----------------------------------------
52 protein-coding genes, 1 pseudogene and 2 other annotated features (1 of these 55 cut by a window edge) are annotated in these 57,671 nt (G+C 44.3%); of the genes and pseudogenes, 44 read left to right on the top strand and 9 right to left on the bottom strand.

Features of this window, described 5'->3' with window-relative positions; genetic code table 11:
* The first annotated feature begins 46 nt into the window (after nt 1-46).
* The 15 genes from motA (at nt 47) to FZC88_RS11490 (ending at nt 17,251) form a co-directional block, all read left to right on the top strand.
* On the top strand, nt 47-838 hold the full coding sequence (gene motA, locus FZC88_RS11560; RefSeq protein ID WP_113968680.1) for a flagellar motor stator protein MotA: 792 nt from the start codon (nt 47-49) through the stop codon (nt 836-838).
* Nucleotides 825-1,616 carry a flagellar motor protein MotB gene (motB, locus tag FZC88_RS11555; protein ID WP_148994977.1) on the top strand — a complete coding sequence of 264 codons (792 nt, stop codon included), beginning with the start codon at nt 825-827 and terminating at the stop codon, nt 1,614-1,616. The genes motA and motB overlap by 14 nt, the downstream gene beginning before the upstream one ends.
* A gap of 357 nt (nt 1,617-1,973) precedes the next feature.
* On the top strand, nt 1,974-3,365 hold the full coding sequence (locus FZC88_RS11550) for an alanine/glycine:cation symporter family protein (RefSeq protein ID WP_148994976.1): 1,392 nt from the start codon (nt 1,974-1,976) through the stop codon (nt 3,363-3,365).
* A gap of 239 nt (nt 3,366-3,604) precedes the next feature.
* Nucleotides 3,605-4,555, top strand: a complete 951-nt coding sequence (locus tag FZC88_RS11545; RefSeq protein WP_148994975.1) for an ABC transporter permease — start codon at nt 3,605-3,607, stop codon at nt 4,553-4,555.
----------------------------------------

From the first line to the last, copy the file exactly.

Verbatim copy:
52 protein-coding genes, 1 pseudogene and 2 other annotated features (1 of these 55 cut by a window edge) are annotated in these 57,671 nt (G+C 44.3%); of the genes and pseudogenes, 44 read left to right on the top strand and 9 right to left on the bottom strand.

Features of this window, described 5'->3' with window-relative positions; genetic code table 11:
* The first annotated feature begins 46 nt into the window (after nt 1-46).
* The 15 genes from motA (at nt 47) to FZC88_RS11490 (ending at nt 17,251) form a co-directional block, all read left to right on the top strand.
* On the top strand, nt 47-838 hold the full coding sequence (gene motA, locus FZC88_RS11560; RefSeq protein ID WP_113968680.1) for a flagellar motor stator protein MotA: 792 nt from the start codon (nt 47-49) through the stop codon (nt 836-838).
* Nucleotides 825-1,616 carry a flagellar motor protein MotB gene (motB, locus tag FZC88_RS11555; protein ID WP_148994977.1) on the top strand — a complete coding sequence of 264 codons (792 nt, stop codon included), beginning with the start codon at nt 825-827 and terminating at the stop codon, nt 1,614-1,616. The genes motA and motB overlap by 14 nt, the downstream gene beginning before the upstream one ends.
* A gap of 357 nt (nt 1,617-1,973) precedes the next feature.
* On the top strand, nt 1,974-3,365 hold the full coding sequence (locus FZC88_RS11550) for an alanine/glycine:cation symporter family protein (RefSeq protein ID WP_148994976.1): 1,392 nt from the start codon (nt 1,974-1,976) through the stop codon (nt 3,363-3,365).
* A gap of 239 nt (nt 3,366-3,604) precedes the next feature.
* Nucleotides 3,605-4,555, top strand: a complete 951-nt coding sequence (locus tag FZC88_RS11545; RefSeq protein WP_148994975.1) for an ABC transporter permease — start codon at nt 3,605-3,607, stop codon at nt 4,553-4,555.